Most nights when there are no clouds I will go out and lie on the cold sand and stare up at the stars. You can usually see the milky way, the southern cross and millions of other stars. It has always astounded me to think about what is out there, I wish I could go explore it all.
I have seen a few amazing photographs of the stars. They are usually taken in the middle of some national park in the USA, or the Siberian wilderness. The images are usually made on top of the line pro gear with massive, sturdy tripods and hours of patience, not to mention the hard work of actually getting to the site.
The other night was the first time that I have thought of trying to take photos of the stars:
I set my camera to a 30 second exposure, f2.8, iso 6400 and rested my camera on the ground pointing directly up. Honestly, I was expecting a few stars to pop up, the ones that I could see, and maybe a faint trace of the milky way. When I saw the first image pop up on the back of the LCD, I was actually jumping up and down, too excited to be still to take the next shot:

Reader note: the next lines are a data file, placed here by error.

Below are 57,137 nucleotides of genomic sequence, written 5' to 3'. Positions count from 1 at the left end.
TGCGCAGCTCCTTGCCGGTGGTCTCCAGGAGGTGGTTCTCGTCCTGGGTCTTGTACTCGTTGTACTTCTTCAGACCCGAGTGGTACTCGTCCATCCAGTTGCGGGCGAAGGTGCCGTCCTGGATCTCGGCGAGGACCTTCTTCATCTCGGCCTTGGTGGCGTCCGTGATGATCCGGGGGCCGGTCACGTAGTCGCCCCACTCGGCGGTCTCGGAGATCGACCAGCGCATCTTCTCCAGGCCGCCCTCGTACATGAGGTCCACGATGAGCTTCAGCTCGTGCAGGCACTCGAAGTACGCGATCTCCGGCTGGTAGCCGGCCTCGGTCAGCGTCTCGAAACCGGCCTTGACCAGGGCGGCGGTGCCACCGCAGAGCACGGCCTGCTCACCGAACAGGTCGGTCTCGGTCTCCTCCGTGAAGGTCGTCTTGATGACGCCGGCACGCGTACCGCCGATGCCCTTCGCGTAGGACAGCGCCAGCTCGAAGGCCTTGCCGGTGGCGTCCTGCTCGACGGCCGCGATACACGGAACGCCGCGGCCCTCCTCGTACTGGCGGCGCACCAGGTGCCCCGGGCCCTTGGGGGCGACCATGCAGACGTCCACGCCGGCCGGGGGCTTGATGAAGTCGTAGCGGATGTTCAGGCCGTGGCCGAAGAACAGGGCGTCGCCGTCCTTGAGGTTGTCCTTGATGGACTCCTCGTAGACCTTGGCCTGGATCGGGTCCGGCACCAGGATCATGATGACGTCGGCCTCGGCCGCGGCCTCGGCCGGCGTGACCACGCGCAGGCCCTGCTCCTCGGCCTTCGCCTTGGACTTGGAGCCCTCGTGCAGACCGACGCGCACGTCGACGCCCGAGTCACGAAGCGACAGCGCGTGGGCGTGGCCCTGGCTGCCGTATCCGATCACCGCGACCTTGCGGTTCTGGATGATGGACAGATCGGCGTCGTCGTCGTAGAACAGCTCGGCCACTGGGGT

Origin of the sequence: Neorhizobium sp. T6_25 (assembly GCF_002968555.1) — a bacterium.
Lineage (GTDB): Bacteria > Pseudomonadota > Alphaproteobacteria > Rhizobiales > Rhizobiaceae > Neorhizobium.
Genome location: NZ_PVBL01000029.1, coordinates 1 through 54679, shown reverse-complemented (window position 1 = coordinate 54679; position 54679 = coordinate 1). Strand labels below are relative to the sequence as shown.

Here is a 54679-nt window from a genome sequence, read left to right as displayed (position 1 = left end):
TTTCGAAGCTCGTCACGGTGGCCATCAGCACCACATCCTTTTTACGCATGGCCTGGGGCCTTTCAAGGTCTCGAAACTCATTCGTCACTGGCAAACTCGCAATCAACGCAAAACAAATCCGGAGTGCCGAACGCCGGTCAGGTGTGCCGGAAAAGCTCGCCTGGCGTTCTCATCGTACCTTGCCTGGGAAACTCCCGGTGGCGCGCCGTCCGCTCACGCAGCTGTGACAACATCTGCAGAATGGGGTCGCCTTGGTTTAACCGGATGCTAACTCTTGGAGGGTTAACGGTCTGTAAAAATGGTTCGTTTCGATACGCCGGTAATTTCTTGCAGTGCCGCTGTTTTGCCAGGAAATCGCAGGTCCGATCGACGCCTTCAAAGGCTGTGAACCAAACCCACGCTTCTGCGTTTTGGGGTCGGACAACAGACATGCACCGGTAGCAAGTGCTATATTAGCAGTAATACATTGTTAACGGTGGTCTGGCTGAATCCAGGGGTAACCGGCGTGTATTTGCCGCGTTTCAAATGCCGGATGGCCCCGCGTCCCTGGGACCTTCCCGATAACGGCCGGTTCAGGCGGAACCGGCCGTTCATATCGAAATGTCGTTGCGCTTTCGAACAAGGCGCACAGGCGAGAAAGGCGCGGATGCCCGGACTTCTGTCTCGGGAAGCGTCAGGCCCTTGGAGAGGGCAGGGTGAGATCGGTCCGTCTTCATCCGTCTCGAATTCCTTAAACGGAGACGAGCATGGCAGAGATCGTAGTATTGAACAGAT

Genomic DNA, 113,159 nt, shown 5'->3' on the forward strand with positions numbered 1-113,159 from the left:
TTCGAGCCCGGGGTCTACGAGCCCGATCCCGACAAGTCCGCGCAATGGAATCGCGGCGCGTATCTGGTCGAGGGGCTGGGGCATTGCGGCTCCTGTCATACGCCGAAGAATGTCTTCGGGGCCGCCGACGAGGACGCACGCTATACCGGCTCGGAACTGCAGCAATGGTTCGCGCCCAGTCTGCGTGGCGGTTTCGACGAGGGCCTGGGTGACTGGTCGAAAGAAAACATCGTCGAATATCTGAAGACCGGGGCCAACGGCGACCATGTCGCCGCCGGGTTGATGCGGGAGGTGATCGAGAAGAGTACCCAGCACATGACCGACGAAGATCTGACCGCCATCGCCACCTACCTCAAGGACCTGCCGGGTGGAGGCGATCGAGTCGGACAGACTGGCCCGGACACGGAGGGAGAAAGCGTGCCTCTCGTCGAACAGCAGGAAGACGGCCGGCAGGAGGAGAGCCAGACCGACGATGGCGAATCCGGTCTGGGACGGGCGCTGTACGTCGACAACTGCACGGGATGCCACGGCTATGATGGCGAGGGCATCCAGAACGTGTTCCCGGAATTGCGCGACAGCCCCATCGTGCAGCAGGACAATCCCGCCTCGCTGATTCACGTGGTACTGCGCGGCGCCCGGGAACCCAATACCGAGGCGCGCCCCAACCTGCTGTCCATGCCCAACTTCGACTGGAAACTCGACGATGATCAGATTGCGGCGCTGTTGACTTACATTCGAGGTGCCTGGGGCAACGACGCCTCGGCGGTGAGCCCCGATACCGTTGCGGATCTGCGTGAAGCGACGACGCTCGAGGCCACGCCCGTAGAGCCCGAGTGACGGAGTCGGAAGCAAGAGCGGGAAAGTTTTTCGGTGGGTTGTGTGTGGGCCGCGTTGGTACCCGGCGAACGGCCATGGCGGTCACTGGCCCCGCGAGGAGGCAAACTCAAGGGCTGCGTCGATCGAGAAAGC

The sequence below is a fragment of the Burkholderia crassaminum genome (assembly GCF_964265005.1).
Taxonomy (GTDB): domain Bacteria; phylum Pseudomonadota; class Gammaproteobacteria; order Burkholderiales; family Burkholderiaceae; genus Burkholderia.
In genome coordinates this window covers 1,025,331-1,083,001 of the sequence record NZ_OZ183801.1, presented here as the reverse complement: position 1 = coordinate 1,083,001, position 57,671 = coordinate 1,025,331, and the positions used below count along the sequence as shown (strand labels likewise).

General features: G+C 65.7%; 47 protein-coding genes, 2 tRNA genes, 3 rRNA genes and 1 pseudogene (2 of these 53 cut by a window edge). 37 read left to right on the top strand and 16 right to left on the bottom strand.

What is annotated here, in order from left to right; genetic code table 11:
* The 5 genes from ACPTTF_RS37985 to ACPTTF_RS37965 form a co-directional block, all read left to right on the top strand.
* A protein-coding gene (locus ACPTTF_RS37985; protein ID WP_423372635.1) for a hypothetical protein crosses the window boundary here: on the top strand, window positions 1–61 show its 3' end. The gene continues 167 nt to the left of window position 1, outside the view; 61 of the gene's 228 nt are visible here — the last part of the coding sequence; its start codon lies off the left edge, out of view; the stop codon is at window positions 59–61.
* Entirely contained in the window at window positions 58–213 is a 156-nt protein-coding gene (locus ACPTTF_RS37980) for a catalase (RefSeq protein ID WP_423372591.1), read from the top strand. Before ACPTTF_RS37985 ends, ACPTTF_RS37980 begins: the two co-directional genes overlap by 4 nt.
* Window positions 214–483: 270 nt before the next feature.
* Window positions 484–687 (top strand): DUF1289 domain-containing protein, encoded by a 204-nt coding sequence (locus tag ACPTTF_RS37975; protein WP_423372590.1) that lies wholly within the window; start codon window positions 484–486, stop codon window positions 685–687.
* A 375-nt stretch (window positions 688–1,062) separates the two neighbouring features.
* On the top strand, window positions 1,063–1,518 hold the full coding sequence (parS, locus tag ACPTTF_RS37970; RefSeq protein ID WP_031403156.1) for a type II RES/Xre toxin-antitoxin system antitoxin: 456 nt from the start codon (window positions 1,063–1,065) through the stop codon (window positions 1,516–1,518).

All of a sudden, my camera had opened up a whole new world, a world that I didn't think was possible for me. The images on the LCD looked like something out of National Geographic and my Dad couldn't figure out how I made the galaxies stand out.
I was amazed at how much colour I could capture and the shear density of stars and solar systems and galaxies.
Yeah sure they aren't perfect but they are a lot more than I was expecting.
I was using a Panasonic 14mm f2.5 lens. I tried manual focusing on a light off in the distance as the stars weren't bright enough. In hindsight I should have paid more attention to the focus as all of the images aren't as sharp as they could have been.
The other thing that I should have done is used a tripod. Instead, I either rested the camera flat on the ground or used the LCD screen flipped out as a kind of a stand. It worked fine but it wasn't very stable and the shutter caused vibrations that you can see in the stars.
I tried to play around with foreground and background interest but it was bloody cold and I was just stoked that I somehow photographed the milky way.